:Human behaviour towards the ecosphere has become dysfunctional and now arguably threatens our own long-term security. The real problem is that the modern world remains in the sway of a dangerously illusory cultural myth. Like Lomborg, most governments and international agencies seem to believe that the human enterprise is somehow 'decoupling' from the environment, and so is poised for unlimited expansion. Jared Diamond's new book, "Collapse", confronts this contradiction head-on.

In a recent edition of "Energy and Environment", Jennifer Marohasy of the Institute of Public Affairs, (both the author and the right-wing Australian think-tank have stated positions of climate change scepticism), has a critical review of "Collapse", in particular its chapter on Australia’s environmental degradation. Marohasy claims that Diamond reflects a popular view that is reinforced by environmental campaigning in Australia, but which is not supported by evidence, and argues that many of his claims are easily disproved. [Jennifer Marohasy, [ "Australia's Environment: Undergoing Renewal, Not Collapse"] (PDF), "Energy and Environment" 16 (2005)]

In his review in "The New Yorker", Malcolm Gladwell highlights the way in which Diamond's approach differs from traditional historians by focusing on environmental issues rather than cultural questions. [Malcolm Gladwell, [ "The Vanishing"] , "The New Yorker", 2005-01-03] :Diamond’s distinction between social and biological survival is a critical one, because too often we blur the two, or assume that biological survival is contingent on the strength of our civilizational values... The fact is, though, that we can be law-abiding and peace-loving and tolerant and inventive and committed to freedom and true to our own values and still behave in ways that are biologically suicidal.While Diamond doesn't reject the approach of traditional historians, his book, according to Gladwell, vividly illustrates the limitations of that approach. Gladwell demonstrates this with his own example of a recent ballot initiative in Oregon, where questions of property rights and other freedoms were subject to a free and healthy debate, but serious ecological questions were given scant attention.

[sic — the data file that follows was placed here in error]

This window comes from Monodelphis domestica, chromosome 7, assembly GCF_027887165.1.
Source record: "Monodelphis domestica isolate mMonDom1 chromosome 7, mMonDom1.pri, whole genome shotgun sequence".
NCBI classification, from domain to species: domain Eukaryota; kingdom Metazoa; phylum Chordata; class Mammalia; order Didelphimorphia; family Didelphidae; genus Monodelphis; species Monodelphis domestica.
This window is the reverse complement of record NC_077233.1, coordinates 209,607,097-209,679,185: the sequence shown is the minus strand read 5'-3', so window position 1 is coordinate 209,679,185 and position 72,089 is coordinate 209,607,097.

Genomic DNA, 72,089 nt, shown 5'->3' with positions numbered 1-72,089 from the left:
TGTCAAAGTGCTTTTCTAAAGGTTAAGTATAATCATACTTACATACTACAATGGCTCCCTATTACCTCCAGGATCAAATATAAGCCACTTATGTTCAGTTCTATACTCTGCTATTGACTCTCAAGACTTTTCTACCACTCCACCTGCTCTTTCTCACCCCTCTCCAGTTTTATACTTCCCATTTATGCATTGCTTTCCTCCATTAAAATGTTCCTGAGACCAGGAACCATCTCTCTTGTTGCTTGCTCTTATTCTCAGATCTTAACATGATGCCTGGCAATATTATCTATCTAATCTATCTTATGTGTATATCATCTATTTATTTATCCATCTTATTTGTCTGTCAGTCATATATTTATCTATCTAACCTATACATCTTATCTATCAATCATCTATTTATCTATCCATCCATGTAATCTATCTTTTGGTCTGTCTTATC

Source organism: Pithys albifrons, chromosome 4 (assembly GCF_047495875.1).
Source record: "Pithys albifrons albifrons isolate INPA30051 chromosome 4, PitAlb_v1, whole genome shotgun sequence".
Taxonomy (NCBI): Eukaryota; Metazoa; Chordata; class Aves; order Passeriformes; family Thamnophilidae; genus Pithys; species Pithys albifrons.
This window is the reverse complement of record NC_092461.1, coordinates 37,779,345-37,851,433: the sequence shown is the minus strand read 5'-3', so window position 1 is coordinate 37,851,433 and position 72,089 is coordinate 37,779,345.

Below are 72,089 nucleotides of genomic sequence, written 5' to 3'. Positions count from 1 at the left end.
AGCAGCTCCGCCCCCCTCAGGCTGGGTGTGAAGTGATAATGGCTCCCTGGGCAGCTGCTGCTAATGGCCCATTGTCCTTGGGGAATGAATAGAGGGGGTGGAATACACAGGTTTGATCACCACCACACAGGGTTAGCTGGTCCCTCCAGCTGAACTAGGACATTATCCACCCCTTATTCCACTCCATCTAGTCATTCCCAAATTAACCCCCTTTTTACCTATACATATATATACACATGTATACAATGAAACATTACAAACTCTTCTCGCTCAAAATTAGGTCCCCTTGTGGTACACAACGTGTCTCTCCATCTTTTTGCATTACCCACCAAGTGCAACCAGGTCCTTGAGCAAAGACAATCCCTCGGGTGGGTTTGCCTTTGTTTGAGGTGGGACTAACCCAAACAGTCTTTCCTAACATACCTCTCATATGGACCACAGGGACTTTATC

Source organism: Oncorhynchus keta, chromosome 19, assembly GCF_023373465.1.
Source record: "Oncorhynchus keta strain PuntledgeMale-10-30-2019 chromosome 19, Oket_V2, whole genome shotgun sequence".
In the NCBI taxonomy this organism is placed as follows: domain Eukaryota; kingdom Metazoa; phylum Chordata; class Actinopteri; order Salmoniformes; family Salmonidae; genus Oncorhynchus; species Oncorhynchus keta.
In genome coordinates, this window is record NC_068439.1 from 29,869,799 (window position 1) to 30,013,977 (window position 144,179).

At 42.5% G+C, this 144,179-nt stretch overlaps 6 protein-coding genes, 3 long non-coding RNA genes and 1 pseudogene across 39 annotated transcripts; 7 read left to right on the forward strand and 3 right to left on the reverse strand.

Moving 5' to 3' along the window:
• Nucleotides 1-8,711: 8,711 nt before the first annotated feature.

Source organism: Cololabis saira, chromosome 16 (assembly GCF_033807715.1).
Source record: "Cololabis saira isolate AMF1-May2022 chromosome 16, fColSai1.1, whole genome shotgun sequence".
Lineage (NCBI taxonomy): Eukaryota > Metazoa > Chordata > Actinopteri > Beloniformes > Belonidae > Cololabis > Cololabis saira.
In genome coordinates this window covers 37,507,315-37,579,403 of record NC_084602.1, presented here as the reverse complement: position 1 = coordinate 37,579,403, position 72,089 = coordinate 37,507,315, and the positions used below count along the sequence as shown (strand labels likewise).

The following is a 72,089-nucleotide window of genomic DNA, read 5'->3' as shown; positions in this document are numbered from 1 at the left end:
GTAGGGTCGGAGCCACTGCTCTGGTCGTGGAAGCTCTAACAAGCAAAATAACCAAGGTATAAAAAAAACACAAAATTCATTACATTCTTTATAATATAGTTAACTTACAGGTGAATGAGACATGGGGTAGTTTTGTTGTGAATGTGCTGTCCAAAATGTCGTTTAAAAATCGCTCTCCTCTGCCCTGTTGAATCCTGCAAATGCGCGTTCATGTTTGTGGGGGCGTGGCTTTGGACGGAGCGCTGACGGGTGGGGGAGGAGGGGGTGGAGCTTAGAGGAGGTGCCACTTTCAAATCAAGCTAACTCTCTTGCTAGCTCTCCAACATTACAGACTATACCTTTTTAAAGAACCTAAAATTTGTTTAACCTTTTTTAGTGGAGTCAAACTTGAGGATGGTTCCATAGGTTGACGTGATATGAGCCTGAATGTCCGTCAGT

imilar theories

In writing the book Diamond intended that its readers should learn from history (p. 23), re-igniting a theme explored by other historians. British historian Arnold J. Toynbee in "A Study of History" (1934-1961) also studied the collapse of civilizations. Diamond agrees with Toynbee that "civilizations die from suicide, not by murder" when they fail to meet the challenges of their times. However, where Toynbee argues that the root cause of collapse is the decay of a society's "creative minority" into "a position of inherited privilege which it has ceased to merit", Diamond ascribes more weight to conscious minimization of environmental factors.

From another angle, U.S. historian Joseph Tainter in "The Collapse of Complex Societies" (1988) argues that observable causes of collapse such as environmental degradation ultimately result from diminishing returns on investments in energy, education and technological innovation.

In a coincidence perhaps revealing the zeitgeist or "spirit of our times", the Canadian author Ronald Wright penned a not dissimilar but shorter essay-like work "A Short History of Progress" in 2004. Whilst surveying fewer societies in less detail than Diamond, Wright nevertheless began his journey much earlier in human prehistory with the worldwide slaughter of megafauna whenever and wherever we migrated to new lands in the Stone Age, including perhaps our closest evolutionary competitor, Neanderthal man. His own conclusions left him with far less room for the "cautious optimism" of Diamond.

American historian and polymath Carroll Quigley, highly praised by former U.S. President Bill Clinton, also explored the evolution of civilizations and posited a theory about collapse. His book "Tragedy and Hope: A History of the World in Our Time" explores the development of Western Civilization in the 20th century and offers considerable insight into the role of the power elite, and the financial and economic systems in sustaining and destroying societies.

ee also

* Societal collapse
* Sustainability
* Creeping normalcy
* "A Study of History" by Arnold J. Toynbee
* "The Collapse of Complex Societies" by Joseph Tainter
* "A Short History of Progress" by Ronald Wright
* Decline of the Roman Empire, over 200 theories on why Rome collapsed.
* Deforestation during the Roman period
* "" by Jared Diamond


External links

* [ The first chapter]
* [ Tokugawa Shoguns vs. Consumer Democracy] : Diamond interview on the subjects raised in the book with "NPQ", Spring 2005, concentrating on the intersection of politics and environmentalism. One observation by Professor Diamond: ::"The historical record, at least, shows no general case for either democracy or dictatorship in terms of curbing environmental damage. The Tokugawa Shoguns made a good decision; the ruling kings of the Maya failed to take action."
* [ How Societies Fail - And Sometimes Succeed] , video of a seminar given in June 2005 at the Long Now Foundation.
* [ Seminars About Long Term Thinking] , The Long Now Foundation
* [ Learning from Past Societies: The Sustainability Lessons Are There, If Only We Can Find Them] – This is an assessment of the process maturity used in Collapse and a similar book, Treading Lightly, to answer their driving questions. The assessment sheds light on the process maturity of any similar effort to solve difficult complex social system problems, particularly the sustainability problem.
*" [ Book Review Perspectives] " on Collapse from " [ Sustainability: Science, Practice, & Policy] "
* [ Jared Diamond's video presentation of "Collapse"] – Video of a talk given at Columbia University in April 2007
* [ COLLAPSE?] – museum exhibit developed by the Natural History Museum of Los Angeles in collaboration with Jared Diamond